Reviewed from my notes. A corked and caged 750ml bottle, best before 21/11/2012, poured into my Smuttynose Big Beer Series goblet.

The bottle opened with a loud pop. Visible vapors could be seen escaping from the chilled bottle. Pouring into my glass produces a huge white foam head. It settles into soap bubbles strung across and around the glass, like regular lacing, by in three dimensions. Lots of rising carbonation is visible in the clear straw liquid. Not too much film is left behind when I swirl the glass around, but some good lace remains.

Duvel has, to me, a great sweet Belgian aroma. It’s a great mixture of candi sugar, Belgian yeast, bready malts, orange peel and coriander.

The flavor begins with some pale malts that provide a small amount of sweetness. Each sip finishes with some alcohol and a peppery bite. It’s a great strong Belgian pale flavor.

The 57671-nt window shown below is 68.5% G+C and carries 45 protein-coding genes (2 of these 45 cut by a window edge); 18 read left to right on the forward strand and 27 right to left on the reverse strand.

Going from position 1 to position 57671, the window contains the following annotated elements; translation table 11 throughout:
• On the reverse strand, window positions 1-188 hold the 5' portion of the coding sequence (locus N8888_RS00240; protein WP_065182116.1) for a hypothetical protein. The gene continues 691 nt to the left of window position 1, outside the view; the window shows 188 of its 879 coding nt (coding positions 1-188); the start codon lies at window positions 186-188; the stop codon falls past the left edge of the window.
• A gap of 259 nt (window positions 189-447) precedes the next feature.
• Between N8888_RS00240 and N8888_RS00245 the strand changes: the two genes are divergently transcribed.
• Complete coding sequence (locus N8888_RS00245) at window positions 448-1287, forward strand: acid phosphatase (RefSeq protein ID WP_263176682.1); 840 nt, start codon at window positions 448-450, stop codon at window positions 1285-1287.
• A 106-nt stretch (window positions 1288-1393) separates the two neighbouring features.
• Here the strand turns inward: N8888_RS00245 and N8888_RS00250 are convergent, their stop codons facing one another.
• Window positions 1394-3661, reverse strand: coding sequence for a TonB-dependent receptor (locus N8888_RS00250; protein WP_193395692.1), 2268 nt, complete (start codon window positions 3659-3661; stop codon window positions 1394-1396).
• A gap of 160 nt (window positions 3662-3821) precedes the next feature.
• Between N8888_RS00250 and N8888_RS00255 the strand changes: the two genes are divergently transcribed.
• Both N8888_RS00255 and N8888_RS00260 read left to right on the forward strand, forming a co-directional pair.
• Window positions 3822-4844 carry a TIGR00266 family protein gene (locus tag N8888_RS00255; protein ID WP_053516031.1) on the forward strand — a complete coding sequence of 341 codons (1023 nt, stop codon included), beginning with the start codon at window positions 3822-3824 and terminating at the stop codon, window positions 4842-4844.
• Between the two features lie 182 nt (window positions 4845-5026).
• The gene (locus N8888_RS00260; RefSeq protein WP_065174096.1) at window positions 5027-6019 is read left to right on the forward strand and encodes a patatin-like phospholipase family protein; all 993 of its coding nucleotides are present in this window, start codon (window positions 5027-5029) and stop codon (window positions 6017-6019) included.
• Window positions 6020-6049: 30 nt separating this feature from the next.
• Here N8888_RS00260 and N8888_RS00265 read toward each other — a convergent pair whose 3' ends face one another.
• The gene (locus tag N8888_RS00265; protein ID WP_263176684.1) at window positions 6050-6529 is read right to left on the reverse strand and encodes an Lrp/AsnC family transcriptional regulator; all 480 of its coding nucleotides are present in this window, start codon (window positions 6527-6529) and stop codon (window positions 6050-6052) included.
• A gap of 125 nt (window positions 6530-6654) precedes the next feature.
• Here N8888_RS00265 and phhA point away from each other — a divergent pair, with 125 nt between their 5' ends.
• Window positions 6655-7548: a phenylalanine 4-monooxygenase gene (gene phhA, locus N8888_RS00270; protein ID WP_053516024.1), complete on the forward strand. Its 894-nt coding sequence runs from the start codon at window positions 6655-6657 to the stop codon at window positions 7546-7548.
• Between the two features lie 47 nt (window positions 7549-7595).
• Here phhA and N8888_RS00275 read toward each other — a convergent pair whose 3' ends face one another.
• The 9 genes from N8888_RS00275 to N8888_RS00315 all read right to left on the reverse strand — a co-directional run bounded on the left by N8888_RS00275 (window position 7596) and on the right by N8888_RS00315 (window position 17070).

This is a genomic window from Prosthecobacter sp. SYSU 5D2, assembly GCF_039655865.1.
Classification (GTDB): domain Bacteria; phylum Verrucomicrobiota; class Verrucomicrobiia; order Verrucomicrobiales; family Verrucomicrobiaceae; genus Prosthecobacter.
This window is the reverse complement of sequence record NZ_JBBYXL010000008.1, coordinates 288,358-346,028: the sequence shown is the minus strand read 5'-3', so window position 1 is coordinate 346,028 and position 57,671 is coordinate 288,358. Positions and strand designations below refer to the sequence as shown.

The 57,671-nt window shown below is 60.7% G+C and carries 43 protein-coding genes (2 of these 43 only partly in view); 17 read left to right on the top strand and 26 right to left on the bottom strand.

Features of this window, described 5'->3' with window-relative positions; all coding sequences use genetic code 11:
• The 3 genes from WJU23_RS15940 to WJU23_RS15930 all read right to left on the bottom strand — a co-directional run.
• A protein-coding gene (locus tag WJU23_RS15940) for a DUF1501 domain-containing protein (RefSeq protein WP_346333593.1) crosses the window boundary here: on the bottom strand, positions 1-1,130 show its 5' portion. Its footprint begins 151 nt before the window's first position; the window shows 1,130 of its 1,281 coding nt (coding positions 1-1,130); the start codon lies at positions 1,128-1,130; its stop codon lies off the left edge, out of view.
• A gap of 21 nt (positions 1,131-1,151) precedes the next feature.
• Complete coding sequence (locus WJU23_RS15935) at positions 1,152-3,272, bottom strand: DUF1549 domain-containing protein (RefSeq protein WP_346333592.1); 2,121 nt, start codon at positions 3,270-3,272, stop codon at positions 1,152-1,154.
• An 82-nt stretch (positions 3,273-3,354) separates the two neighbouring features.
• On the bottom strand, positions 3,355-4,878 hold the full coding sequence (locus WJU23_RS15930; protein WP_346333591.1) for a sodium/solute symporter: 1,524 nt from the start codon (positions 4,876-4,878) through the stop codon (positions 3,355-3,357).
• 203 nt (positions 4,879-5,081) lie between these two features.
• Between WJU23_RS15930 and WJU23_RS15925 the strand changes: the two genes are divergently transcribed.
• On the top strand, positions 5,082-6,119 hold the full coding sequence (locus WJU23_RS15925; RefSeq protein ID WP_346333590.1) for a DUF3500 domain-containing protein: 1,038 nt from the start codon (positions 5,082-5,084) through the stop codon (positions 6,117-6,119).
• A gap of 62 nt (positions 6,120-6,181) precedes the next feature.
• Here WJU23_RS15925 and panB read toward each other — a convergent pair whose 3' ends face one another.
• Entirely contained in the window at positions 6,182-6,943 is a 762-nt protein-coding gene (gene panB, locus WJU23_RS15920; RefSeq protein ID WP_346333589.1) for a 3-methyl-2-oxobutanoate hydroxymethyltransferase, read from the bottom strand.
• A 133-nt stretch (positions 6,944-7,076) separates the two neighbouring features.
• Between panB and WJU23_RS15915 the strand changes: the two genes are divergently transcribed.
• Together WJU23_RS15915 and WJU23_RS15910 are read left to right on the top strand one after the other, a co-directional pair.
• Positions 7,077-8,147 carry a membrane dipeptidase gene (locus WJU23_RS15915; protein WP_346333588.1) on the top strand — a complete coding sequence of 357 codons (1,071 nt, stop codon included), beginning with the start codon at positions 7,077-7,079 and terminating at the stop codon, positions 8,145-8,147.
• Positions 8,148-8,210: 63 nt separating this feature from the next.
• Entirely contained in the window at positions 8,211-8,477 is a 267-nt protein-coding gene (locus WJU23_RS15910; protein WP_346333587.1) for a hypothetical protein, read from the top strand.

You can feel a lot of carbonation in each mouthful, but it works well. The coat is slick and a little buttery (but without any butter flavors). It has a medium/ful body and a quick dry finish.

This beer is very drinkable. In a single glass, each sip goes down well. It also works over a longer session–I’ll finish off this 750ml bottle myself without issue. Duvel is worthy of the praise it receives and worth seeking out.

Mikkeller It’s Alive!

A- / 4.25
look: 4 | smell: 4 | taste: 4.5 | feel: 4.5 | drink: 4
rDev: +12%
Reviewed from my notes. The first thing I notice about this beer is high amount of carbonation clinging to the sides of my glass. It’s more than I expected. The liquid itself has a rusty orange color. On top was a thin tan head that settled to a skim.